The birth of Turkish rap scene : from the diaspora to cities of Turkey
Rap is a music style taking its roots in the black neighbourhoods of the disadvantaged cities of the United States at the end of the 70’s. If this music style has still then been commercialized, broadcasted and transformed, turning into the first musical genre listened among youth, it still keeps a sincere anchoring with the topic of the street, the life in the city, the identity of people living in the margin and the suburbs.
Even though being born from the US, rap exported itself all around the globe thanks to cultural globalization. But instead of creating one worldwide trendy and homogeneous type of music, it gave birth to a lot of different branches each of them being impregnated by particular contexts. In the case of Turkish rap for instance, the first examples of rap songs being sung in Turkish can be found by looking back at the 90’s from Turkish immigrants set in Germany or, in a smaller proportion, Netherlands : the first recorded rap song in Turkish, Bir Yabancının Hayatı (‘The Life of a Stranger’) by the Nuremberg crew King Size Terror, was released in 1991.
It’s not that surprising that the context of uprooting, migration and poverty encouraged young Turkish far from their home to rap, considering the fact that these topics are central in this musical genre. What is more surprising to see is how the welcoming conditions of these migrants impacted the content of their rap songs.
The musicology researcher Tunca Arican, in one of his articles called “Comparing turkish-speaking rap scenes in Germany and the Netherlands” highlighted how the two geographical situations had an impact on the speech of the rappers. For instance, in the 1990s, a wave of racist and xenophobic violence occurred in Germany. The Turkish diaspora located in there had to face discrimination and therefore used rap music as a political tool to value their identities. The main German-Turkish group back from this decade was Cartel, that got famous for its anti-racist and political lyrics. « Germany has then become the homeland of Turkish rap and has particular socio-political particularities » writes Arican.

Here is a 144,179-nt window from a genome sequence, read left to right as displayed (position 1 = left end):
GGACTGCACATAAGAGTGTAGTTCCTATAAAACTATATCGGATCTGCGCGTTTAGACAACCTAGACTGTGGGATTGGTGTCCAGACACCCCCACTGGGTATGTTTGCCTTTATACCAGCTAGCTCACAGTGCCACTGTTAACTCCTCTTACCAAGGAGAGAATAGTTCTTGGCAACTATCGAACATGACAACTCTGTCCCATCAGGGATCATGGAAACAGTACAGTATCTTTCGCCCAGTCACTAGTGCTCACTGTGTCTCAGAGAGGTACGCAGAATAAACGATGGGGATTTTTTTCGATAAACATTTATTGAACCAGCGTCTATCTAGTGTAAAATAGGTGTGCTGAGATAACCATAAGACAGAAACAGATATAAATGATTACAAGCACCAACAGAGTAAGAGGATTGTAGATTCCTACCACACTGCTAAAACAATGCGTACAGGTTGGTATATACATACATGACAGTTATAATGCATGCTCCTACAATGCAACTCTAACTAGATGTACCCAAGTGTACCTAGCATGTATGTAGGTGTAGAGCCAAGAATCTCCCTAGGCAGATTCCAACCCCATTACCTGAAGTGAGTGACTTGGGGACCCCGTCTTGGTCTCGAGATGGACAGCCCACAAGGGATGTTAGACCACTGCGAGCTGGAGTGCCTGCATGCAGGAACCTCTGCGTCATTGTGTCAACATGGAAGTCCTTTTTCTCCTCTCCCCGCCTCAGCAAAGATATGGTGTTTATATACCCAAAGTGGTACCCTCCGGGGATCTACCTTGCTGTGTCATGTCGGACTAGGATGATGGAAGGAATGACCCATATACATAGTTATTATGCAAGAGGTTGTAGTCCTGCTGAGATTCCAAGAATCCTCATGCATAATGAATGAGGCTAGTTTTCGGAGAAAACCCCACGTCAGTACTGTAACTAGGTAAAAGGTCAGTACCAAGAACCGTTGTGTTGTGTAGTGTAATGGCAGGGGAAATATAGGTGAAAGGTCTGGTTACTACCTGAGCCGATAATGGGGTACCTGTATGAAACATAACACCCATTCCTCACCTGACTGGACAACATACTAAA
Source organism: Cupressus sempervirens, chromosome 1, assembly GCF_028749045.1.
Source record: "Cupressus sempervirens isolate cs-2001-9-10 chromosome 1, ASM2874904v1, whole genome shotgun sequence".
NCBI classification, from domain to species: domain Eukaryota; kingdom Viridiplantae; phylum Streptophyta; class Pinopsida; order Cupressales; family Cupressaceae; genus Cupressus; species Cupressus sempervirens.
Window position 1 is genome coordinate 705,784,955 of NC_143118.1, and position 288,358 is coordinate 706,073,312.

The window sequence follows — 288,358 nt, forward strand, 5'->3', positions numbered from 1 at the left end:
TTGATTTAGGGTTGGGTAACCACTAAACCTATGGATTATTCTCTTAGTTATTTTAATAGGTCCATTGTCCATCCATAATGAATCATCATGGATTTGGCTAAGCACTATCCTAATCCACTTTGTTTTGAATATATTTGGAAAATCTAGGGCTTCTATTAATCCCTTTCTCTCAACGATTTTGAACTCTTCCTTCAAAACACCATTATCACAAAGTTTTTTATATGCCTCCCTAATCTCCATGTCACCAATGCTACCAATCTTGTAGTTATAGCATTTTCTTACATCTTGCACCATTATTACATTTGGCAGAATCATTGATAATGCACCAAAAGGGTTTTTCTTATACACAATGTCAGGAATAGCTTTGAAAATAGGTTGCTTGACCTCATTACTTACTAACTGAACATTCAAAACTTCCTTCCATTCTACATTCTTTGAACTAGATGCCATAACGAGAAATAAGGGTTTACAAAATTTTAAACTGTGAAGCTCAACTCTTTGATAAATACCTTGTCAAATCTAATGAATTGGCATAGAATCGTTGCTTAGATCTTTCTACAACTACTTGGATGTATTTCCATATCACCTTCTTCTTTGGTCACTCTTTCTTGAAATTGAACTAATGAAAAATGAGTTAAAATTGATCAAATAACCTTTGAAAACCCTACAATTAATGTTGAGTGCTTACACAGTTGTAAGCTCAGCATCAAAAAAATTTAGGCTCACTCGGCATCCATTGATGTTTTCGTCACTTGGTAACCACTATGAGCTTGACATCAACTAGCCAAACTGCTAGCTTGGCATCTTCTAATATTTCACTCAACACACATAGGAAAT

In comparison, the Turkish-speaking rap scene of the Netherlands had been influenced by a less violent context compared to Germany, that Arican describes as a more peaceful and multicultural social environment. Turkish diaspora mixed herself more with the rest of the Dutch population and it reflects through the lyrics : Dutch-Turks were less ghettoized if you compare with German ones, which led to « more assimilation and less proficiency in the language », or in other words, a less politicized and vindictive speech.
Let’s not keep with the comparison longer and focus on the similarities, which are, in both cases, the singularity of Turkish identity. This Turkish rap scene, although located in Europe, didn’t forget where she was from by including her own musical, cultural and linguistic contributions to this globalized “hip hop nation”. In their recordings, the band Cartel sampled songs written or performed by prominent Turkish musicians such as Barış Manço, Sezen Aksu, İbrahim Tatlıses, Erkin Koray, etc.
Cartel – Der Weg Den Du Gehst (sample from Barış Manco – Gönül Dağı)
This immaterial link with their homeland that Turkish rappers managed to build while going through the process of migration is in the DNA of current Turkish rap. It is thanks to these big bands from the 90’s that rap finally exported itself to Turkey and became a trend here also. The anti-establishment strength of this music genre is still vivid today, as we have seen with the implication of Turkish rappers in recent political events.
This article is part of a two-articles series. The second one, about current Turkish rap scene in 2021 is to be found in the days to come.